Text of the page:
Piracy plummets and revenue rises for the first time in 13 years, but will the artists reap the rewards?
Here's something you don't read every day (and certainly not in the last 13 years): The music industry's global revenue increased in 2012. According to a study released earlier this week by the International Federation of the Phonographic Industry, global sales rose 0.3 percent last year, the first sign of industry growth since 1999 (via the New York Times).
Last year's total revenue amounted to $16.5 billion. That's nowhere near the industry's more-than-a-decade-ago peak of $38 billion, but it's something.
“It’s clear that 2012 saw the global recording industry moving onto the road to recovery,” Frances Moore, chief executive of the IFPI, told the Times. “There’s a palpable buzz in the air that I haven’t felt for a long time.”
On the whole, things are looking a little less apocalyptic for the music industry. Nielsen SoundScan's year-end 2012 report revealed that if you don't distinguish between format (album or track) or delivery method (physical or digital), then last year, Americans actually bought more music than ever before. Factor in that piracy is on the decline, streaming services such as Pandora are on an upswing, and iTunes has sold more than 25 billion songs, and suddenly the sky isn't falling quite so hard.
Of course, the biggest issue with streaming services comes with the awfully low payout for the artists. As our own Marc Hogan pointed out last month, "While the average musician might earn 7 to 10 cents on an iTunes download, artists receive a fraction of a fraction of a cent each time their songs are played on streaming services." So while someone like Psy earned $8 million on his 1.2 billion views for "Gangnam Style," cellist Zoe Keating received less than $1,700 for the more than 1.5 million plays that she racked up on Pandora in six months.
“At the beginning of the digital revolution it was common to say that digital was killing music,” Edgar Berger, chief executive of Sony Music Entertainment's international division, said to the Times. On the contrary, Berger added, it could be argued "that digital is saving music." Not something you'd expect to hear back in 2000, so it's understandable that industry bigwigs would be excited.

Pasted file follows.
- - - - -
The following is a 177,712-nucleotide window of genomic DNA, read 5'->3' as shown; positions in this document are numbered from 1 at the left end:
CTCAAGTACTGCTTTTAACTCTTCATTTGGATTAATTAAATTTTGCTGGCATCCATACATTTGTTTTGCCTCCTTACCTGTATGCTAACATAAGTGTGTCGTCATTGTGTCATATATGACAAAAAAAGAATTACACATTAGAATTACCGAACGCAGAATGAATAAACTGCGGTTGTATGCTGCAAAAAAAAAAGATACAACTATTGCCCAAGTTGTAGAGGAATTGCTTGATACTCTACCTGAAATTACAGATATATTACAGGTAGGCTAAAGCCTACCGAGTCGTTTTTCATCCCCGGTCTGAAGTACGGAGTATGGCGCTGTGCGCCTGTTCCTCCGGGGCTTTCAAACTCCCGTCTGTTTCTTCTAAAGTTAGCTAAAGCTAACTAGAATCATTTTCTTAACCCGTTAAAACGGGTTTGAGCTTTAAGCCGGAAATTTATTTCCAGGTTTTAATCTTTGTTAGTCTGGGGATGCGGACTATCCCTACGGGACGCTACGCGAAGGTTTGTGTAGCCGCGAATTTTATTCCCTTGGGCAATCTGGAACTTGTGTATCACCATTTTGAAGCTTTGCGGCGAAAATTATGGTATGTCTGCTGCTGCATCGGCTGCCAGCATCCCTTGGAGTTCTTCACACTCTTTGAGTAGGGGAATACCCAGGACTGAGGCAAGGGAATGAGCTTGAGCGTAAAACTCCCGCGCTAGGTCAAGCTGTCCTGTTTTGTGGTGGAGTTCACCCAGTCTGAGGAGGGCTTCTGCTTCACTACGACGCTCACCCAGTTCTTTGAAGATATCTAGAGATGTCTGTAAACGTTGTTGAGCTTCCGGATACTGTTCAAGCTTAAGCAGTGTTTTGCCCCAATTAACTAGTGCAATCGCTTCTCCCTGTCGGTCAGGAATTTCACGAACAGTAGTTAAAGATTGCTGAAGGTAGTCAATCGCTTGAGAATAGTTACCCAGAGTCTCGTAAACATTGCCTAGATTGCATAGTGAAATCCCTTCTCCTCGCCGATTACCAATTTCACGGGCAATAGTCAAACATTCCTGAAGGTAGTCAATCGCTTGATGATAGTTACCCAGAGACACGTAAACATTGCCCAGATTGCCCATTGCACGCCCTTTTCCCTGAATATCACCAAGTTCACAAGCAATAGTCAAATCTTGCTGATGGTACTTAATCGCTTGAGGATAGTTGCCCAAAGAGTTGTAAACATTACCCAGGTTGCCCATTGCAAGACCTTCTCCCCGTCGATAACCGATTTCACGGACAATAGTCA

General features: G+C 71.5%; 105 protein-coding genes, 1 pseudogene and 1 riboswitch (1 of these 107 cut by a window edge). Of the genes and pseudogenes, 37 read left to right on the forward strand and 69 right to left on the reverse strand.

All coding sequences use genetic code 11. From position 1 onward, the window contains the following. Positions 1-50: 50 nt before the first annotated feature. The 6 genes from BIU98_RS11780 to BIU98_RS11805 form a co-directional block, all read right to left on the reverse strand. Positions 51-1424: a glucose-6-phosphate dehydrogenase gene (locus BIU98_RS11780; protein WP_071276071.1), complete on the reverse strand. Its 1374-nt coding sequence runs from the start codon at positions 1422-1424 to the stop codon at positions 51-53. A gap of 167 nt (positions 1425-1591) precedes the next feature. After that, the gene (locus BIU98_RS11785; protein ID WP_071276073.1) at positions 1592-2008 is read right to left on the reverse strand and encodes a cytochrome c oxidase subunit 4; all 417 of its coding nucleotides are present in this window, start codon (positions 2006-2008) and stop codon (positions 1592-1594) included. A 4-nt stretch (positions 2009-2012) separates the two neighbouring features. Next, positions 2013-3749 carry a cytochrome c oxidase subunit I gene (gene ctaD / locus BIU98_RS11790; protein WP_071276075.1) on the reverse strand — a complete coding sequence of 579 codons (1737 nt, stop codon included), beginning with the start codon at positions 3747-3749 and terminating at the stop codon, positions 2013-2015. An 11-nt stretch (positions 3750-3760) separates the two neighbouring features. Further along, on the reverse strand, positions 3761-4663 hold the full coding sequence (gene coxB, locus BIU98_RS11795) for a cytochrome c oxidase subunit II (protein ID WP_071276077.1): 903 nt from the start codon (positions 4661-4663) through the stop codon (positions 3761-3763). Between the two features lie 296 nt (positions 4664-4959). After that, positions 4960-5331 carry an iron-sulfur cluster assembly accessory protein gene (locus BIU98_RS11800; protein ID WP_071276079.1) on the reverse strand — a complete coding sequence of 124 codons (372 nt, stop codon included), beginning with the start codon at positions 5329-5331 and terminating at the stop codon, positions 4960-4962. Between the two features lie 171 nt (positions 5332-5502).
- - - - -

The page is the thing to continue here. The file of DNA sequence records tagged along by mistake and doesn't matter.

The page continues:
As the Hollywood Reporter notes, digital income did indeed bolster the growth. Revenue from downloading and subscription-driven outlets jumped nine percent in 2012, generating a total of $5.6 billion.
The IFPI also found that subscription-based streaming services — including Spotify and Rdio, among others — fattened in 2012. Last year, the number of subscribers to said services ballooned by 44 percent, amounting to a total of 20 million users.
Meanwhile, another study, this one from the NPD Group, estimates that file-sharing declined "significantly" last year (via THR). NPD Group reports that 11 percent of Internet users ages 13 and older used a P2P service to download music in 2012, down from 13 percent in 2011 and 20 percent in 2006.
Overall, NPD claims that last year saw a 26 percent decline in illegally downloaded music.
Looks like the industry really does rely on streaming services for support. Well, streaming services and Adele. The Oscar winner's diamond-certified 21 ranked as the best-selling album of 2012, with 8.3 million units sold. That EGOT can't be far off.